In post-Harvey Houston, Insurance Has Created a New Gap Between the Haves and Have Nots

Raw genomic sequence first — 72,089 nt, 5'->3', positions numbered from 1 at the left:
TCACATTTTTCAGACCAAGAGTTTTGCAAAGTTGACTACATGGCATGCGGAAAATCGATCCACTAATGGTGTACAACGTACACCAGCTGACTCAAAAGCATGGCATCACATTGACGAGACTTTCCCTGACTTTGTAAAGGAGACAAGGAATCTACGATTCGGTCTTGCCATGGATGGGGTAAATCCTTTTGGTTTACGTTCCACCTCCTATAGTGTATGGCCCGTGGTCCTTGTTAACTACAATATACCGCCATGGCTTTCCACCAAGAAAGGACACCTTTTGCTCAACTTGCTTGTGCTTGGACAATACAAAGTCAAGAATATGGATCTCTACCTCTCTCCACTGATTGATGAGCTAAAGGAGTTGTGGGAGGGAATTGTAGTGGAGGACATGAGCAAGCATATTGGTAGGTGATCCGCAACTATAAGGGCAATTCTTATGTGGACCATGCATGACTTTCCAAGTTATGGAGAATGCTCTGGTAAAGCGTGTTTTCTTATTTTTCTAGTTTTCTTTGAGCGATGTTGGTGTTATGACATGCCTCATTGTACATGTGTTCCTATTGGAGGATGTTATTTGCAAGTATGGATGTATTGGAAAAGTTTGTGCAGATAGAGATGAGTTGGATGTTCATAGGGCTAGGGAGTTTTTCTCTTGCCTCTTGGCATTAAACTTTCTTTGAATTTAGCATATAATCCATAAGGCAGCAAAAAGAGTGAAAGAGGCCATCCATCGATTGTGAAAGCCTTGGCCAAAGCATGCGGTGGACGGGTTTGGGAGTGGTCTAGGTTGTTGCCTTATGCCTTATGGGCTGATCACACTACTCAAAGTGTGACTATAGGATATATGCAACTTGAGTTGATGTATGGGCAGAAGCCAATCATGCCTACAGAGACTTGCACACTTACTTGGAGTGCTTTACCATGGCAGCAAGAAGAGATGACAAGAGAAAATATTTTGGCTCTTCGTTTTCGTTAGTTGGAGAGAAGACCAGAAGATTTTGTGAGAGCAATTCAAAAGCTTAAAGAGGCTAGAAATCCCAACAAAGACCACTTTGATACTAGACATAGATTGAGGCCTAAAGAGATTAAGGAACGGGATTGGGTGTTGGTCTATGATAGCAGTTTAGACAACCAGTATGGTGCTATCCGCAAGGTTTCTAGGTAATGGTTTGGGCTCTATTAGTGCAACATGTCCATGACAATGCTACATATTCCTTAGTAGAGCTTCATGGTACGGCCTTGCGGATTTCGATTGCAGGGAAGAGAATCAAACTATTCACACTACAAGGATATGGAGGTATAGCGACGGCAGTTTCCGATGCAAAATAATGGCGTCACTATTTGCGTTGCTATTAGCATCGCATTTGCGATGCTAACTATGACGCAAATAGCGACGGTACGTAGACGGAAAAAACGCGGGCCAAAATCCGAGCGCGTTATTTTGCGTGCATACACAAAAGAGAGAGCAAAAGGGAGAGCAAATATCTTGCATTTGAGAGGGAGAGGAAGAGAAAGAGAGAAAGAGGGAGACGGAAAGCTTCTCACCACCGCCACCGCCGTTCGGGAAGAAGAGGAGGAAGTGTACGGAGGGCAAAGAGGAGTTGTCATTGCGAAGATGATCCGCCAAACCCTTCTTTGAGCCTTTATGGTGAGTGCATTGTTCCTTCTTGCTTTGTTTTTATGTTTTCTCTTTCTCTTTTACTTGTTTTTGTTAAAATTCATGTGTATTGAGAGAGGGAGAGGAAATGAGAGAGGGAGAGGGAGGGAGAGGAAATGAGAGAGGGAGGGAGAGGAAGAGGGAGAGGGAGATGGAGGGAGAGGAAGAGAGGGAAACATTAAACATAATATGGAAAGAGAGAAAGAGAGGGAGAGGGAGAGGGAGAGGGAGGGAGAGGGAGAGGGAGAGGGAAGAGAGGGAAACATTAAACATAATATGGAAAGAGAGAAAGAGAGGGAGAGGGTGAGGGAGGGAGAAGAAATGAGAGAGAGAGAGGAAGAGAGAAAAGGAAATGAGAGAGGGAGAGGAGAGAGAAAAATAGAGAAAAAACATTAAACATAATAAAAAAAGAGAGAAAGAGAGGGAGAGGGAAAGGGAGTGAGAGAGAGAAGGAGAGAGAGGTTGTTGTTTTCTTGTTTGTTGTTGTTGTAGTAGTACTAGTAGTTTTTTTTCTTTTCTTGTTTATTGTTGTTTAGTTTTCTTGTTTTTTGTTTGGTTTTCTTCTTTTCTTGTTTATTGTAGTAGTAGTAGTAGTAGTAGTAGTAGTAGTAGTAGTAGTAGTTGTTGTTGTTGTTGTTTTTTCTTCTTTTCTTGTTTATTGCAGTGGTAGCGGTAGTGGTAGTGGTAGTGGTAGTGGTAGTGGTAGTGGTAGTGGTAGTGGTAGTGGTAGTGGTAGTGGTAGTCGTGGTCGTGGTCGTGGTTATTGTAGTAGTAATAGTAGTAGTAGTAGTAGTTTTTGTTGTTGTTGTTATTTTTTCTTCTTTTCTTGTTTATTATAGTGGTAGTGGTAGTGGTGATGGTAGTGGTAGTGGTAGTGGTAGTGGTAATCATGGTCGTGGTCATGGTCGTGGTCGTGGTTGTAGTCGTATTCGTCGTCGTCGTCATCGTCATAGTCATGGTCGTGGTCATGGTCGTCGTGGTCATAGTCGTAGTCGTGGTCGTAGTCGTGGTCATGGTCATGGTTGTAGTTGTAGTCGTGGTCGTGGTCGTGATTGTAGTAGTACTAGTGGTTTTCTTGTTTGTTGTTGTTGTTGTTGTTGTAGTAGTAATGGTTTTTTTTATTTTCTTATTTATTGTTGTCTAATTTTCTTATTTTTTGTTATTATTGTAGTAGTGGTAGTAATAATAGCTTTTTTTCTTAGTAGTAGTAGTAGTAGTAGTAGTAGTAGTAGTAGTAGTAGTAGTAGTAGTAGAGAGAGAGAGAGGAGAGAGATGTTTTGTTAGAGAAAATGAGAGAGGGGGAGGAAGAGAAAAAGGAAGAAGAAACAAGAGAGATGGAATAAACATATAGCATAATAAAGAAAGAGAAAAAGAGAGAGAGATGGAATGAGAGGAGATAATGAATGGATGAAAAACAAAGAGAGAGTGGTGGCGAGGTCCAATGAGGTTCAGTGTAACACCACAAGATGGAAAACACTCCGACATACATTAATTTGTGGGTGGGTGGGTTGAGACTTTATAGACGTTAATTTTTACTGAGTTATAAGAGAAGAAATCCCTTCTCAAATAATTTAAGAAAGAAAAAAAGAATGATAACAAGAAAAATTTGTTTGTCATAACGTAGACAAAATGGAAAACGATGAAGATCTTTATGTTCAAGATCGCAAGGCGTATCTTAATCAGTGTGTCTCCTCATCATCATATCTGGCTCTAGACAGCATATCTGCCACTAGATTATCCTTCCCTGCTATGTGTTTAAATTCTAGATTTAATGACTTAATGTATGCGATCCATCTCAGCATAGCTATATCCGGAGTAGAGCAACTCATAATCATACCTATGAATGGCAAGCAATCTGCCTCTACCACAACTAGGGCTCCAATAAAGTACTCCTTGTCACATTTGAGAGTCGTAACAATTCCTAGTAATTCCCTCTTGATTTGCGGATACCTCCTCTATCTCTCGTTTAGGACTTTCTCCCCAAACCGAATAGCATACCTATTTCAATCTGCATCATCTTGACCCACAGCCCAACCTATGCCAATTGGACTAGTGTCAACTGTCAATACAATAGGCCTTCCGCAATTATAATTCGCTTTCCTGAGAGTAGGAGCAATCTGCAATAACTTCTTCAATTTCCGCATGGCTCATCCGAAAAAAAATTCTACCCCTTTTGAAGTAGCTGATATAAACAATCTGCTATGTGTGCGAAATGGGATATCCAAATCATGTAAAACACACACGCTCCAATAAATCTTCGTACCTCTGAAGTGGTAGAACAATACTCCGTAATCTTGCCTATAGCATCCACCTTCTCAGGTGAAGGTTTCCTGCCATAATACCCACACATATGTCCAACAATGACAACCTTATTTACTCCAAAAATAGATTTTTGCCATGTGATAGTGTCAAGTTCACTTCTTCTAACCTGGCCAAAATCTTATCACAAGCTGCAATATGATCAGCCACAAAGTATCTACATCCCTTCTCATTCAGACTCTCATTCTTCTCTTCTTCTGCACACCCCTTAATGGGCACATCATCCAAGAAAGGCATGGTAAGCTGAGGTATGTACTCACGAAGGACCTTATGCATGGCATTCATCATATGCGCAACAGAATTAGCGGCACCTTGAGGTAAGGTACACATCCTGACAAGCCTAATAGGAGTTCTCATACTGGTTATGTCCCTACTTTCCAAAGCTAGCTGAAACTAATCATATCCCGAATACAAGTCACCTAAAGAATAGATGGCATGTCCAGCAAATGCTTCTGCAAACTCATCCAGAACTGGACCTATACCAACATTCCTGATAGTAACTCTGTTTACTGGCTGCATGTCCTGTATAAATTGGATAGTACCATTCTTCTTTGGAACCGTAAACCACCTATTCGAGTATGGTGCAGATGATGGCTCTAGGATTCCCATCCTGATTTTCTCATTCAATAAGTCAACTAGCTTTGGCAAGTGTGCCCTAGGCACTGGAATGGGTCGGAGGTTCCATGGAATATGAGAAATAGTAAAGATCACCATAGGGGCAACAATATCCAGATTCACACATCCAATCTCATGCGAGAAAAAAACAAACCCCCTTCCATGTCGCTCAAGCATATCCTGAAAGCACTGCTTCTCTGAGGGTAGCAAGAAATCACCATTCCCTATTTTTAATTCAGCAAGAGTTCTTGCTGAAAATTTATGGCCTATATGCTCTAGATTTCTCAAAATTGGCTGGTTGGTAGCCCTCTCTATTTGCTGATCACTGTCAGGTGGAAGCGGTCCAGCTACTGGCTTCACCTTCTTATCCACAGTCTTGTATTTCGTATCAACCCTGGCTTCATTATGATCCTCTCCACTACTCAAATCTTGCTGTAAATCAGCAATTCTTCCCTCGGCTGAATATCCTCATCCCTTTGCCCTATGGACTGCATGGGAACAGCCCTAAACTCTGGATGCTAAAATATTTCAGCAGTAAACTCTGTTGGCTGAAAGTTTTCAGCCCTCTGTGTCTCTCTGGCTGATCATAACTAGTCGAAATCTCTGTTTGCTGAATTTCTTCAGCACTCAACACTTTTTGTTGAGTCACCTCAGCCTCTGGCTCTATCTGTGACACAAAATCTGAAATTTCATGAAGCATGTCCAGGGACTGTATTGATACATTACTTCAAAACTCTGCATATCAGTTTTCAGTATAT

HOUSTON — On a recent sunny Thursday, Petra Cervantes swept her front porch and shooed away a stray dog with a piggie-slippered foot. Since Hurricane Harvey destroyed her home, life has been rough for Cervantes and her family of six. Until earlier this month, they were living in a tent on the porch. "At least we have this," she said, motioning to the concrete floor and the scalloped metal roof above. The new porch was a splurge before the storm, envisioned as a play area for her toddler grandsons. Cervantes, 57, never expected the cement slab to become their new home. Like an estimated 80 percent of those who lost homes in Harvey, the Cervantes family did not have flood insurance. They were never told they needed it — not by the bank, or anyone else, since she bought the home nearly three decades ago. After the storm, two vastly different paths to recovery have emerged in Houston. On one are those who had flood insurance. On the other are those who didn't. Driving through affected neighborhoods, it's easy to see the contrast in progress between neighbors. Piles of construction debris — slabs of wood, pipes and old carpet padding — sit outside one home, while the house next door is already nearly back to normal.   Continue reading...

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